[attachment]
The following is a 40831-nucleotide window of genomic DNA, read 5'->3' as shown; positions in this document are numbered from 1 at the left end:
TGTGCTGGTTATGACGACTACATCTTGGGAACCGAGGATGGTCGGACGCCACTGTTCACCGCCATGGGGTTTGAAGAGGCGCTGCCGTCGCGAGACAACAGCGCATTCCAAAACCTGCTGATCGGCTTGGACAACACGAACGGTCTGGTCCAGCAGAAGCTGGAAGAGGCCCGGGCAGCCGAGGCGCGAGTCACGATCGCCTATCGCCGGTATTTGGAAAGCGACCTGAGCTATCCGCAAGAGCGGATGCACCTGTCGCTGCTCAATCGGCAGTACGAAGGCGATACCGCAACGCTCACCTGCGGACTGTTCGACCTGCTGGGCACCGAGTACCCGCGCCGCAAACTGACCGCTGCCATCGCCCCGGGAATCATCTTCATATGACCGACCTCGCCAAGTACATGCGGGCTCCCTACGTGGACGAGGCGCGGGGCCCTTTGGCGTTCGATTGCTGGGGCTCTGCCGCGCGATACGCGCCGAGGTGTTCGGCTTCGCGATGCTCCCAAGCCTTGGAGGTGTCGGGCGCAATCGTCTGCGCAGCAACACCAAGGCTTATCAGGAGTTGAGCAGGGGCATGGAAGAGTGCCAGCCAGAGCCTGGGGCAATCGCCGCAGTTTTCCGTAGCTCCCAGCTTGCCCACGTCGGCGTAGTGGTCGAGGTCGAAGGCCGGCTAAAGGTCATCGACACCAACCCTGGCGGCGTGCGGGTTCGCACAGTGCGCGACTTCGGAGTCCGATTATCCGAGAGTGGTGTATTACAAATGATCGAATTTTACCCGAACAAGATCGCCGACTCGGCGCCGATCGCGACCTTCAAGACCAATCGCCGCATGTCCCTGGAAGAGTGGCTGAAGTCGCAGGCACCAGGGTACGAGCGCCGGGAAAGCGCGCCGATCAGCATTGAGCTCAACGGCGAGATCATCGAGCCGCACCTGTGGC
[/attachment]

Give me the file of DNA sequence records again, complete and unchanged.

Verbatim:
The following is a 40831-nucleotide window of genomic DNA, read 5'->3' as shown; positions in this document are numbered from 1 at the left end:
TGTGCTGGTTATGACGACTACATCTTGGGAACCGAGGATGGTCGGACGCCACTGTTCACCGCCATGGGGTTTGAAGAGGCGCTGCCGTCGCGAGACAACAGCGCATTCCAAAACCTGCTGATCGGCTTGGACAACACGAACGGTCTGGTCCAGCAGAAGCTGGAAGAGGCCCGGGCAGCCGAGGCGCGAGTCACGATCGCCTATCGCCGGTATTTGGAAAGCGACCTGAGCTATCCGCAAGAGCGGATGCACCTGTCGCTGCTCAATCGGCAGTACGAAGGCGATACCGCAACGCTCACCTGCGGACTGTTCGACCTGCTGGGCACCGAGTACCCGCGCCGCAAACTGACCGCTGCCATCGCCCCGGGAATCATCTTCATATGACCGACCTCGCCAAGTACATGCGGGCTCCCTACGTGGACGAGGCGCGGGGCCCTTTGGCGTTCGATTGCTGGGGCTCTGCCGCGCGATACGCGCCGAGGTGTTCGGCTTCGCGATGCTCCCAAGCCTTGGAGGTGTCGGGCGCAATCGTCTGCGCAGCAACACCAAGGCTTATCAGGAGTTGAGCAGGGGCATGGAAGAGTGCCAGCCAGAGCCTGGGGCAATCGCCGCAGTTTTCCGTAGCTCCCAGCTTGCCCACGTCGGCGTAGTGGTCGAGGTCGAAGGCCGGCTAAAGGTCATCGACACCAACCCTGGCGGCGTGCGGGTTCGCACAGTGCGCGACTTCGGAGTCCGATTATCCGAGAGTGGTGTATTACAAATGATCGAATTTTACCCGAACAAGATCGCCGACTCGGCGCCGATCGCGACCTTCAAGACCAATCGCCGCATGTCCCTGGAAGAGTGGCTGAAGTCGCAGGCACCAGGGTACGAGCGCCGGGAAAGCGCGCCGATCAGCATTGAGCTCAACGGCGAGATCATCGAGCCGCACCTGTGGC